This coming Sunday (21st) there is going to be a march for action on climate change involving hundreds of thousands of people all over the world. Of course, it’ll actually be more of a gentle saunter (you can’t march that many people anywhere very quickly), but hey. March is the word everyone uses, so march we jolly well will.
Not surprisingly, London will be one of the main focal points. It isn’t the first such assembly of people on this issue, and I’m pretty sure it won’t be the last, but it comes just ahead of a climate summit for world leaders next week.
The challenge for them is to agree in principle on much more ambitious and binding global targets for decarbonisation than have been agreed to date. Much, much more. In summary: to pay attention to the speed of the changes being observed, heed the warnings of those who work in the field of climate science about what our current trajectory means, and wean humanity off fossil fuels in the shortest possible timescale.
Maybe you’re thinking, why bother marching? Well, I would argue that it is a democratic opportunity to express something very specific to those who (temporarily) pass legislation on our behalf. It is an opportunity for us to join together and see in person how many others want a sustainable future for humanity, of all ages and kinds. And in the face of such a monumentally difficult challenge, it is an opportunity for hope.
I would also argue that there is no other topic quite as all-encompassing as this one. The news agenda is very good at ignoring long term problems in favour of short term ones (and deliberately muddying the waters if there is a financial incentive involved), but don’t underestimate the importance of the action we could and should be taking right now to make a crucial difference in the years to come.
There are numbers that don’t matter so much, and there are numbers that do. The numbers 565 and 2795 may not mean a lot to you, but let me try and persuade you that they belong in the latter category.
In 2012, 2795 was (roughly) the amount in gigatons of conventional (proven) fossil fuel reserves we had globally in the inventory of companies or countries, ready to extract. 565 (again, roughly) was the amount of this we could ‘safely’ extract and burn and still have a reasonable chance of not exceeding a 2ºC rise in global air temperature above the pre-industrial average. We are already at the 0.8ºC point.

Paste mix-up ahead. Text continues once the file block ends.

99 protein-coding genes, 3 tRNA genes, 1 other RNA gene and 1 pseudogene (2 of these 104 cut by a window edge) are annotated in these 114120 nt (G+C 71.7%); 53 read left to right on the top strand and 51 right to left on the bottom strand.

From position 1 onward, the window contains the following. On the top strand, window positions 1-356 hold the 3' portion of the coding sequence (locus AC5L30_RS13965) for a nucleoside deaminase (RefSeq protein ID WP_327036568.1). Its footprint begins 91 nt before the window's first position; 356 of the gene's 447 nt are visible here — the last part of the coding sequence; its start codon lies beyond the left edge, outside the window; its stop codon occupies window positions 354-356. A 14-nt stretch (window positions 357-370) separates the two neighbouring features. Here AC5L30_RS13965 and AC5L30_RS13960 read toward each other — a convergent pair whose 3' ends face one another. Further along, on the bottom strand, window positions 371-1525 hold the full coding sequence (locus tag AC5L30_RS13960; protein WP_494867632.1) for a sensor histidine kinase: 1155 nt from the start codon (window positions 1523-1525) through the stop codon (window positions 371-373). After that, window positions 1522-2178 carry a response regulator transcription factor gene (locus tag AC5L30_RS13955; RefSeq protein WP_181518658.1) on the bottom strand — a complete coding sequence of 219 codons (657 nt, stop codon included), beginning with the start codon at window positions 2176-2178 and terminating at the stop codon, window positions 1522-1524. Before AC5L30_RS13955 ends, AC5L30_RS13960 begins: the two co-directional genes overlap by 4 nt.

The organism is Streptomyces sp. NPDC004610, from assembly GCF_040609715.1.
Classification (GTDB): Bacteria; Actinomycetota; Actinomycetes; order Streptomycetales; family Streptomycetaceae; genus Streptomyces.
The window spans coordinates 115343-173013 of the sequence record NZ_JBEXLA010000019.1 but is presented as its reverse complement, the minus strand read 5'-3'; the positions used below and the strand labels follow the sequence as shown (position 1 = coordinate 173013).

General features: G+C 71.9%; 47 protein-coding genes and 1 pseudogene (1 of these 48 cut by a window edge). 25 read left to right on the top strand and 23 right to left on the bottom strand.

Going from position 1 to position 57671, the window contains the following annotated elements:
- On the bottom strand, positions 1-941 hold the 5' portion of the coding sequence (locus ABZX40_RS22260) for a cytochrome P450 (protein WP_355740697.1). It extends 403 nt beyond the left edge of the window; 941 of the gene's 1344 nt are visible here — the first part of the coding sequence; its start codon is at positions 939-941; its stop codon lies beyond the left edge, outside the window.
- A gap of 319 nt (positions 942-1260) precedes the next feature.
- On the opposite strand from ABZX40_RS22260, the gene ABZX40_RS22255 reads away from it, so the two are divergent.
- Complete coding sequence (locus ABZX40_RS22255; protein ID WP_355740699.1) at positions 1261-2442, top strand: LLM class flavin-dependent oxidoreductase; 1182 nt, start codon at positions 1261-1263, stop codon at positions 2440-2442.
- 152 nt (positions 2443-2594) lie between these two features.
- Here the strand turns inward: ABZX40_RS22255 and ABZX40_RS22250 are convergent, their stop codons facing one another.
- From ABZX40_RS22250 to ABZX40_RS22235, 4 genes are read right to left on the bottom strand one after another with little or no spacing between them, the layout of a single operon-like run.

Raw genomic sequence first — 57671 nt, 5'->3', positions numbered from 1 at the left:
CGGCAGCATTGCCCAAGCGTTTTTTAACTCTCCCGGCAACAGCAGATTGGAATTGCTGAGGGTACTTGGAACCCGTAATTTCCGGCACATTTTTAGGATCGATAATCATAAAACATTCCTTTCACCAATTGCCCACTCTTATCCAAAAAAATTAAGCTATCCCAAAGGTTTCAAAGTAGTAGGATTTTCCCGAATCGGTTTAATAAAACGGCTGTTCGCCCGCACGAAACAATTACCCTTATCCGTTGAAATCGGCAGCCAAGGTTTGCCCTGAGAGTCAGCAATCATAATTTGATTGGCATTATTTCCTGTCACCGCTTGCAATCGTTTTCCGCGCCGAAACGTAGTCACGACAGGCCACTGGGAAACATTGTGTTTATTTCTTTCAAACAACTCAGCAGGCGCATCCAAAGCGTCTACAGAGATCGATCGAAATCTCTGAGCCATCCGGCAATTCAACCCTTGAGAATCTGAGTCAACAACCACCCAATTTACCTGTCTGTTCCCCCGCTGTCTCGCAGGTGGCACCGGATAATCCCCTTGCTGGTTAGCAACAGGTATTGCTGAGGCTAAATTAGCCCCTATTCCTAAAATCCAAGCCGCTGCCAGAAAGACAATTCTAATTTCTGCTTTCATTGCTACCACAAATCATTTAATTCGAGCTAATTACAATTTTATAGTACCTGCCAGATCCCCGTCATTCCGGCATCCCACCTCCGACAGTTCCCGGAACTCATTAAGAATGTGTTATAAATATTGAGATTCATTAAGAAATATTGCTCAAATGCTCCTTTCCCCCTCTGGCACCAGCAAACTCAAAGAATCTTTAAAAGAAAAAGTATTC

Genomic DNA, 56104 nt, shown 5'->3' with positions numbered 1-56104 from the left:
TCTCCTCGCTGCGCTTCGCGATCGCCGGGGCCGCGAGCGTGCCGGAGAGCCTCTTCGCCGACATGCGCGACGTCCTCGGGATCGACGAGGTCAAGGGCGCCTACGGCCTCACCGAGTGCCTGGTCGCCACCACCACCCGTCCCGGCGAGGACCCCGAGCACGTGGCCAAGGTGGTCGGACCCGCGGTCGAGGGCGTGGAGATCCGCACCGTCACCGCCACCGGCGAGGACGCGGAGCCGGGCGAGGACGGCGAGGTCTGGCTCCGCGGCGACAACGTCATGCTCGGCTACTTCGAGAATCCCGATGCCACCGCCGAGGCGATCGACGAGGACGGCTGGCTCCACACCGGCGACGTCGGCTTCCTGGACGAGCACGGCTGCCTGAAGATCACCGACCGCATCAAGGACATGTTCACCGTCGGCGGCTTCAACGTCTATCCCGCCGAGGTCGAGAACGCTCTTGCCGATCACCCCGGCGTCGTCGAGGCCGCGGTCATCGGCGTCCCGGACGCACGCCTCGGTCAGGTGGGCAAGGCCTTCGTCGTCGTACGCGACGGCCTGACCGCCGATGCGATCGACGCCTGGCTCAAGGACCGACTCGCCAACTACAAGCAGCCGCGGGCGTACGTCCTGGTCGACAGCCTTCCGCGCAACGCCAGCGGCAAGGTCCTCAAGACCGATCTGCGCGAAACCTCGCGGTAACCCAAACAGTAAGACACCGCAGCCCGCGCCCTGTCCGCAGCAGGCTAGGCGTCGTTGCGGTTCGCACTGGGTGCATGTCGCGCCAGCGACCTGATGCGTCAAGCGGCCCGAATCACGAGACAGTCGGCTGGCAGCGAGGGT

These numbers were widely shared article in a 2012 Rolling Stone magazine called ‘Global Warming’s Terrifying New Math' by Bill McKibben. They do not include unconventional fossil fuels such as shale gas (and this is one of the strongest argument not to frack there is, regardless of local environmental issues; we simply have too many conventional reserves that need to be left in the ground). I do not know specifically what the updated figures are for 2014, but we have not showed any sign of slowing down.
2ºC, 4ºC, or higher?
To the casual eye, 2ºC doesn’t seem like a lot compared to day to night and seasonal fluctuations, but in climate terms it is a big, big deal. Climate is a very finely balanced affair. Change at such a rapid pace (geologically speaking) is very bad news for ecosystems, for our food and water supply, and for low-lying land vulnerable to encroachment by the sea. It is therefore very bad news for us.
The idea of 2ºC as a target was formulated in the early years of this new century as an ‘acceptable’ goal to aim for politically, but as the evidence has accumulated since of more rapid change occurring in the climate system, it is now a figure characterised by some working in the field of climate science as ‘extremely dangerous’. However, at present - if we do not change course - we are on track for at least a 4ºC rise by 2100, possibly much sooner. Kevin Anderson of the Tyndall Centre describes a 4ºC rise:
'This is a world that we have to avoid at all costs. Many scientists suggest that a 4°C rise is incompatible with an organised global community. It is beyond “adaptation”. Yet this review of 4°C temperature rise does not take into account possible feedbacks and other discontinuities, which on average are anticipated to make the situation worse still.'
'Possible feedbacks' refers to things such as methane being released from melting permafrost (methane being a much more potent greenhouse gas than CO2 over a short timescale). 4ºC is likely to be merely a point along a road to a completely altered climate state, and one which will certainly not support 7-8 billion human beings.
Where is much of the world’s permafrost? In the Arctic region. Where have the highest rates of warming been observed? In the Arctic region. Humanity is taking the most humungous gamble with its own future.
We are where we are